Slim Shady didn't take it lying down. He unleashed his fury with retaliatory diss tracks such as "Bully" and "Hailie's Revenge (Doe Rae Me)" that lyrically assassinated Ja Rule. Subsequently, the feud quietened down as Ja Rule's music career stuttered. Years passed, but Eminem couldn't help himself from getting another lick in on the 2018 track "Killshot," which was originally aimed at Machine Gun Kelly but also found a way to add in a few verbal haymakers at Em's other enemies like Ja Rule.

Taking to Instagram, Ja Rule responded to the jibes by talking up his own talents and why he still remains a target for Eminem's ire. "The more Em mentions my name the more I realize how f***ing LEGENDARY I am," he wrote. "I was killing the game so hard that all the biggest rappers in the industry (at the time) joined forces to dethrone the God."

Machine Gun Kelly

When someone asks how Machine Gun Kelly really became famous, the answer can be traced back to his feud with Eminem. It all kicked off in 2012, when MGK posted a now-deleted message on X (formerly known as Twitter) about how attractive he found Em's daughter Hailie, while adding that he respected Em. In a 2015 interview with HOT 97, MGK alleged that many people in the industry all but shadow-banned him after that social media post, but he still didn't understand what was so wrong with what he said to begin with. In 2018, though, Kelly fanned the flames by throwing a subtle shot at Em on the Tech N9ne track "No Reason" that he featured on.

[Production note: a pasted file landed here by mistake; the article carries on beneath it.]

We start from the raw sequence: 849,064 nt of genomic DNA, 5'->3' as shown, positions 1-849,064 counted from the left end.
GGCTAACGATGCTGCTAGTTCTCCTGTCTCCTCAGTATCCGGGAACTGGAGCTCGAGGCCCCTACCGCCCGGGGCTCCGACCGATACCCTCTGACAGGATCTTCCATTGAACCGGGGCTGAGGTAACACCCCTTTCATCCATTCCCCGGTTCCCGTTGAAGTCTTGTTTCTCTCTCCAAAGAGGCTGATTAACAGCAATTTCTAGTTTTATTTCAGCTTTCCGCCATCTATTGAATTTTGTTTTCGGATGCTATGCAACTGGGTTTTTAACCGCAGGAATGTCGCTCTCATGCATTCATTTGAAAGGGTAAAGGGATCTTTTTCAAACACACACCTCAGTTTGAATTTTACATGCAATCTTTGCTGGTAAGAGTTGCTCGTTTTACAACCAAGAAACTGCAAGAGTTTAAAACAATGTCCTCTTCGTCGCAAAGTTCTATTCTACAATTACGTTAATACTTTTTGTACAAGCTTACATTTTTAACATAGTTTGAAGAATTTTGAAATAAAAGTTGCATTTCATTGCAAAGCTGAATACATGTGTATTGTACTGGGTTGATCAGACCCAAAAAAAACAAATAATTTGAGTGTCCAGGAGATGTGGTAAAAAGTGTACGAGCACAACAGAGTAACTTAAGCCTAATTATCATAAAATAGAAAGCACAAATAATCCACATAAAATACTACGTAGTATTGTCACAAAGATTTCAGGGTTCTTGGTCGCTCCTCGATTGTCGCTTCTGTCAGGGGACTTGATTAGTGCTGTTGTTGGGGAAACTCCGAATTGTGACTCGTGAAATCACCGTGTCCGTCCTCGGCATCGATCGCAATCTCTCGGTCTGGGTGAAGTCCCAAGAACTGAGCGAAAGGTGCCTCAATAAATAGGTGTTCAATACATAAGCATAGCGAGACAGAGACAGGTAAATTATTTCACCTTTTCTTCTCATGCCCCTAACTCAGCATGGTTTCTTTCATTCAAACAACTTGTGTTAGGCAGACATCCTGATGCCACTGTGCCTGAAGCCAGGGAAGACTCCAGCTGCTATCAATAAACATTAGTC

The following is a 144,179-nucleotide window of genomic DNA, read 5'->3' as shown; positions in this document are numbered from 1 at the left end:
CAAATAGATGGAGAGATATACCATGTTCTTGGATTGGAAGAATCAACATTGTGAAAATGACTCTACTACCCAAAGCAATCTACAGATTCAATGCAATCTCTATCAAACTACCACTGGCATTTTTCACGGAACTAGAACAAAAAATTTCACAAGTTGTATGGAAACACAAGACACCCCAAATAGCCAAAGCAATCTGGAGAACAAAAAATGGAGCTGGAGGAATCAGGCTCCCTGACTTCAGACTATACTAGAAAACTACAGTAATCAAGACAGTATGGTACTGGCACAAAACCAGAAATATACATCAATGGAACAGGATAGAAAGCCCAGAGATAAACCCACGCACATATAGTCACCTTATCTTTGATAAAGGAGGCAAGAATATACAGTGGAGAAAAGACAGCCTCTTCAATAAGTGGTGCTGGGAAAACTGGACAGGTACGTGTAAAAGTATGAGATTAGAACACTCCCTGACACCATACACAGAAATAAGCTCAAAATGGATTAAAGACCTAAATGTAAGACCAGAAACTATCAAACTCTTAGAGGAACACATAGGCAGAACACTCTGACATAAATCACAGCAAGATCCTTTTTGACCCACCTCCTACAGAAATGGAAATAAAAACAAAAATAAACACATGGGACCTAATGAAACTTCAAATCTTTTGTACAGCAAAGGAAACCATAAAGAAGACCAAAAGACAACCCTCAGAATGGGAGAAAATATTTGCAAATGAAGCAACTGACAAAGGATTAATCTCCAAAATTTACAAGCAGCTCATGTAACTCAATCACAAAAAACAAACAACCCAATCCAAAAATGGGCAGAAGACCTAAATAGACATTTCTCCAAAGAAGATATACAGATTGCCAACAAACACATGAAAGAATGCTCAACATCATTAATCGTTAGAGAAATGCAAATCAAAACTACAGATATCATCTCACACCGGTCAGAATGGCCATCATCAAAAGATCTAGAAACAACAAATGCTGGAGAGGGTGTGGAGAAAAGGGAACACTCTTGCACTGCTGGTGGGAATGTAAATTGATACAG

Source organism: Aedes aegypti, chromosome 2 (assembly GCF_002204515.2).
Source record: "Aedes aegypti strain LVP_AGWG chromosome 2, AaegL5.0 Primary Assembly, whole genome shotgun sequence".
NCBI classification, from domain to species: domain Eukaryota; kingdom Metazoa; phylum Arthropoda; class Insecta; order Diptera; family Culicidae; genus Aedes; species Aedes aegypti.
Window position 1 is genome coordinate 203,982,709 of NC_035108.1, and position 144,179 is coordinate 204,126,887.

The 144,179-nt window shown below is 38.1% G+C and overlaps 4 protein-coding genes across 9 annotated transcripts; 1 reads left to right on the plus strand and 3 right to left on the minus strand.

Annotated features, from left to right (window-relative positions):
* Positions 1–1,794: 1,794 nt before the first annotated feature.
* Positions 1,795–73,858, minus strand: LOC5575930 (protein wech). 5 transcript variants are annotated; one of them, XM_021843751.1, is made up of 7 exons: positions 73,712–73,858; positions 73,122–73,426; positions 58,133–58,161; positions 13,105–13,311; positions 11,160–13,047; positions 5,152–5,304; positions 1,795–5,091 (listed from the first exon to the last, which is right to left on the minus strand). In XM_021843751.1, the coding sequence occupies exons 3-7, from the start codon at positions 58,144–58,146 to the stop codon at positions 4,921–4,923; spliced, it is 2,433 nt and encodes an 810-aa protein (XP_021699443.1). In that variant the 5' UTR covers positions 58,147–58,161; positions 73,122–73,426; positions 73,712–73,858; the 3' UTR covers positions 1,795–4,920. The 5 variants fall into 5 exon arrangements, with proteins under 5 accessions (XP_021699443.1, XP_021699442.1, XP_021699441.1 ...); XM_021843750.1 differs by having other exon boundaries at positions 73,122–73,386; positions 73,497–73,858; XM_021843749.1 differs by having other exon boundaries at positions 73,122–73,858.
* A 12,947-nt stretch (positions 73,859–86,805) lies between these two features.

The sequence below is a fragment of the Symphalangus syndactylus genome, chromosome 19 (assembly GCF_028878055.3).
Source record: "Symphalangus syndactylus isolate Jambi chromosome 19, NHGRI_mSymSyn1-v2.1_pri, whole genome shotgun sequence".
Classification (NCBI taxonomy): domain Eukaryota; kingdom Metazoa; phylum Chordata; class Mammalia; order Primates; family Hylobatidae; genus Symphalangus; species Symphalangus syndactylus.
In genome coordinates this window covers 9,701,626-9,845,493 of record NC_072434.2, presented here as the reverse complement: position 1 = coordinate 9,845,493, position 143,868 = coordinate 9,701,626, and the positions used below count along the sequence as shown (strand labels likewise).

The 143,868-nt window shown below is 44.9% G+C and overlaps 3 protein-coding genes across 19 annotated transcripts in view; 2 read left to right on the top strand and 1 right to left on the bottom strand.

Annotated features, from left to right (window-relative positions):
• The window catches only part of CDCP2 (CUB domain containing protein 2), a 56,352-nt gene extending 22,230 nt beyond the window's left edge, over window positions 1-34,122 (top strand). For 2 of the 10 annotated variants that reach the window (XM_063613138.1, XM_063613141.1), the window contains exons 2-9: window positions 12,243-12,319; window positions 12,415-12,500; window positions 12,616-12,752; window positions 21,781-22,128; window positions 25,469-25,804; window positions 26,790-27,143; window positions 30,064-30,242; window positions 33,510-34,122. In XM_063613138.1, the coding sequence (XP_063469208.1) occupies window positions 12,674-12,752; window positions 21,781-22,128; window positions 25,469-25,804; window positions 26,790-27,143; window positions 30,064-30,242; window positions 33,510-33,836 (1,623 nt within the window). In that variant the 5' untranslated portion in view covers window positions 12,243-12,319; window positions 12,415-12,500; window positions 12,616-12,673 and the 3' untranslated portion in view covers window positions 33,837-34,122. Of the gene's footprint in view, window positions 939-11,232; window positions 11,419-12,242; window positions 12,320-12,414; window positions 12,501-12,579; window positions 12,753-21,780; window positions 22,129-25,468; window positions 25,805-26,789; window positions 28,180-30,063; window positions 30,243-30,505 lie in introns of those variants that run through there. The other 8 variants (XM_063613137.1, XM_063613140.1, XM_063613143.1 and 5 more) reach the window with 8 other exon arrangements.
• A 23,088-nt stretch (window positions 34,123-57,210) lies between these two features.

Finally, this song caught Em's attention, and Slim Shady responded through the song "Not Alike," when he challenged MGK to come at him directly and not through passive-aggressive digs. Kelly responded with his own diss track, "Rap Devil," an obvious play on the title of Eminem's own song, "Rap God." Of course, Em didn't do like Elsa from "Frozen" and let it go, escalating it further with his retort, "Killshot," calling MGK a "Stan" and making fun of his man bun.